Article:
In the moment it took Eric McNeal to leap high and tip a pass, the fate of two college football rivals hung dramatically in the balance.

Underdog UCLA was holding a slim lead over a USC team driving toward the end zone.

And then, with just over a minute left on Saturday at the Rose Bowl, McNeal jumped and got his hand on USC quarterback John David Booty's pass.

With a sold-out crowd of 90,622 holding its collective breath, the linebacker stretched his arms and cradled the ball for an interception that clinched UCLA's stunning 13-9 upset over the second-ranked Trojans in the 76th meeting between the cross-town rivals.

"I know how important this win is to the Bruin family," UCLA Coach Karl Dorrell said, beaming. "I know that it's been a long time."

With a swarming defense, a just-good-enough offense led by quarterback Patrick Cowan and two field goals by Justin Medlock, the Bruins ended seven seasons of USC domination and knocked the Trojans out of an expected date with top-ranked Ohio State in the Bowl Championship Series title game.

The Bruins, who finished 7-5 overall and 5-4 in the Pacific 10 Conference, are bound for the Emerald Bowl in San Francisco. But Dorrell, who has lived in the shadow of USC Coach Pete Carroll, had something else in mind after the most important victory of his four-year tenure.

"I'm thinking about getting back on top in Los Angeles," Dorrell said.

He was there Saturday night, bathed in cheers from the joyous crowd.

USC had already clinched a spot in the Rose Bowl by winning its fifth consecutive Pac-10 title. But the Trojans had no intention of returning to Pasadena, where they also lost last season's BCS title game against Texas.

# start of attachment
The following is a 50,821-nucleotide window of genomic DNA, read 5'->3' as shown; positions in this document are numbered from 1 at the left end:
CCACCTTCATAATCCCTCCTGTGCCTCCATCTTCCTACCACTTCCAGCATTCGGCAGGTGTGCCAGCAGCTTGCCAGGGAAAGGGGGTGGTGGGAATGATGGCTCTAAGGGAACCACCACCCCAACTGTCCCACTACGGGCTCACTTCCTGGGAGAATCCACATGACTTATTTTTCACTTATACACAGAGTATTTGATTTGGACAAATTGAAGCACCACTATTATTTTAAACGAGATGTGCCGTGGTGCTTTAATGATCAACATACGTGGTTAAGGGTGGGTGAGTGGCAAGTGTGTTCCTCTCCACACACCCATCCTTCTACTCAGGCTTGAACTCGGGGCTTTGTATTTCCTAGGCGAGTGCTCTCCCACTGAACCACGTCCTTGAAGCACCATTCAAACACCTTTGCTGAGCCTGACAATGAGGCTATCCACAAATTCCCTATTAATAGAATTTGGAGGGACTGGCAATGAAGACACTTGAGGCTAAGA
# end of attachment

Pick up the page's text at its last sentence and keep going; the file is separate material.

They will return, however, on New Year's Day thanks to a Bruins team that had a clear plan for victory on a sunny afternoon in the Arroyo Seco.

"We had a great chance to finish this thing off right and we just didn't get it done," Carroll said.

UCLA had a lot to do with that, pressuring Booty throughout the game and limiting the Trojans to a season-low 55 rushing yards.

Bruins defensive coordinator DeWayne Walker, who coached under Carroll with the New England Patriots and at USC, confounded the Trojans, who failed to score at least 20 points for the first time since the 2001 Las Vegas Bowl.

USC, which was penalized nine times for 55 yards, converted only six of 17 third-down plays and one of three fourth-down situations.

"They stuffed us, flat out," said Booty, who completed 23 of 39 passes for 274 yards but was held without a touchdown pass for the first time this season and was sacked twice. "I don't like to admit that, but that's what happened. We weren't getting anything going."

Cowan was, running through the Trojans defense in the first half for the Bruins' only touchdown and avoiding a costly interception that might have opened the door for the Trojans.

Cowan, who completed 12 of 21 for 114 yards, gained 55 yards in four carries during the 91-yard, first-quarter scoring drive that he capped with a one-yard run for a 7-0 lead. It marked the first time the Bruins were ahead of the Trojans in Carroll's six seasons.

USC had pulled ahead by halftime with a safety and a one-yard touchdown run by C.J. Gable for a 9-7 lead.